Diploid versus Haploid

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•  Diploid nuclei have pairs of homologous chromosomes

•  Haploid nuclei have one chromosome of each pair

As sexually reproducing organisms receive genetic material from both parents, they have two sets of chromosomes (diploid)

To reproduce in turn, these organisms must create sex cells (gametes) with half the number of chromosomes (haploid)

When two haploid gametes fuse, the resulting diploid cell (zygote) can grow and develop into a new organism


Nuclei possessing pairs of homologous chromosomes are diploid (symbolised by 2n)

  • These nuclei will possess two gene copies (alleles) for each trait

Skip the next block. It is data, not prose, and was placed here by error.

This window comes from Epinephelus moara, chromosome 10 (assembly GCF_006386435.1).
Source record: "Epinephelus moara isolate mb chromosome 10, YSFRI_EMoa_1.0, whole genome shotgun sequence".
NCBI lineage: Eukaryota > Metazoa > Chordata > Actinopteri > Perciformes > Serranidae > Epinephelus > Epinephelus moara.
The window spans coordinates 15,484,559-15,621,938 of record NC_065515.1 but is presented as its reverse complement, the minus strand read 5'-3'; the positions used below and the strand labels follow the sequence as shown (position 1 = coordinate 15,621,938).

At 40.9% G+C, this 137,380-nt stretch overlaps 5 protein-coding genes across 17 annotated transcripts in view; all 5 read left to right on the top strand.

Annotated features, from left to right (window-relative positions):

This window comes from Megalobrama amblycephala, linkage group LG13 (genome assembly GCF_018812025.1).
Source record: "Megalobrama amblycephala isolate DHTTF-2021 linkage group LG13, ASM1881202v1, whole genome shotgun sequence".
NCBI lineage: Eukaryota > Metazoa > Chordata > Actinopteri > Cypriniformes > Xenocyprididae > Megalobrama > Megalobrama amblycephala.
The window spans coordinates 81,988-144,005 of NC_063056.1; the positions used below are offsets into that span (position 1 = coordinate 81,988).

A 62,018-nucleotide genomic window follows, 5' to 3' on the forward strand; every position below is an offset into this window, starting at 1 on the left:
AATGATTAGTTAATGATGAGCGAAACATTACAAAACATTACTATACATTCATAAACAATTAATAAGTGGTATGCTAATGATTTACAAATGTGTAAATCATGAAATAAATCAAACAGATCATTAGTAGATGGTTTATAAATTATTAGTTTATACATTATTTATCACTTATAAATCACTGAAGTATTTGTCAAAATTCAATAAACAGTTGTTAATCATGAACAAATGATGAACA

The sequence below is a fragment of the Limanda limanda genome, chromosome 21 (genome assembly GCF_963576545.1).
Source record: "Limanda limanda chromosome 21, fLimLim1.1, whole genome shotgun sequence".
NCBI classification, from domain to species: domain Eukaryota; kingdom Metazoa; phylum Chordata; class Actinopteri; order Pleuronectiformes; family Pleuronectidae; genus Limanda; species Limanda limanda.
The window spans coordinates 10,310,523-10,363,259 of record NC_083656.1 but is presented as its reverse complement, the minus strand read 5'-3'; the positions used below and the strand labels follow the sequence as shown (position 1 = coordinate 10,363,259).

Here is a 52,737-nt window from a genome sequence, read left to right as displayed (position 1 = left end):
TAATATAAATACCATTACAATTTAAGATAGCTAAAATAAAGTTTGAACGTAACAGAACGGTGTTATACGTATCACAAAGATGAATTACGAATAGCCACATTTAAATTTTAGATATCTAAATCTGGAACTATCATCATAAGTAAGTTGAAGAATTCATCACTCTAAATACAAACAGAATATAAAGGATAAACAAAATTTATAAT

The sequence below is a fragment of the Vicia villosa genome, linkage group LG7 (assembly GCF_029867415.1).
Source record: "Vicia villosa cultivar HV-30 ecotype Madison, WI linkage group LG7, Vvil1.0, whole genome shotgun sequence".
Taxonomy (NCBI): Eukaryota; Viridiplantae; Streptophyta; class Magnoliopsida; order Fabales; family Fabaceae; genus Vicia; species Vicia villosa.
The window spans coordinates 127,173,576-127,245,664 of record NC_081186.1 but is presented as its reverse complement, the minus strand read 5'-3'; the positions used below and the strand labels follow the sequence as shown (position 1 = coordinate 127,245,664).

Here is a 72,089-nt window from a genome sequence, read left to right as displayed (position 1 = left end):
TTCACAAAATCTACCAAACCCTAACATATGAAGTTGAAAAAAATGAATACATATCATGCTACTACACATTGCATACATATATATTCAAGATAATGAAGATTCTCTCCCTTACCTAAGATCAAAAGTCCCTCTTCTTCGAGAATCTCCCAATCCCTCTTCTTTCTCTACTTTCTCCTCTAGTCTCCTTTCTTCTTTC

• All somatic (body) cells in the organism will be diploid, with new diploid cells created via mitosis
  • Diploid cells are present in most animals and many plants


Nuclei possessing only one set of chromosomes are haploid (symbolised by n)

  • These nuclei will possess a single gene copy (allele) for each trait
  • All sex cells (gametes) in the organism will be haploid, and are derived from diploid cells via meiosis
  • Haploid cells are also present in bacteria (asexual) and fungi (except when reproducing)

Haploid versus Diploid

haploid vs diploid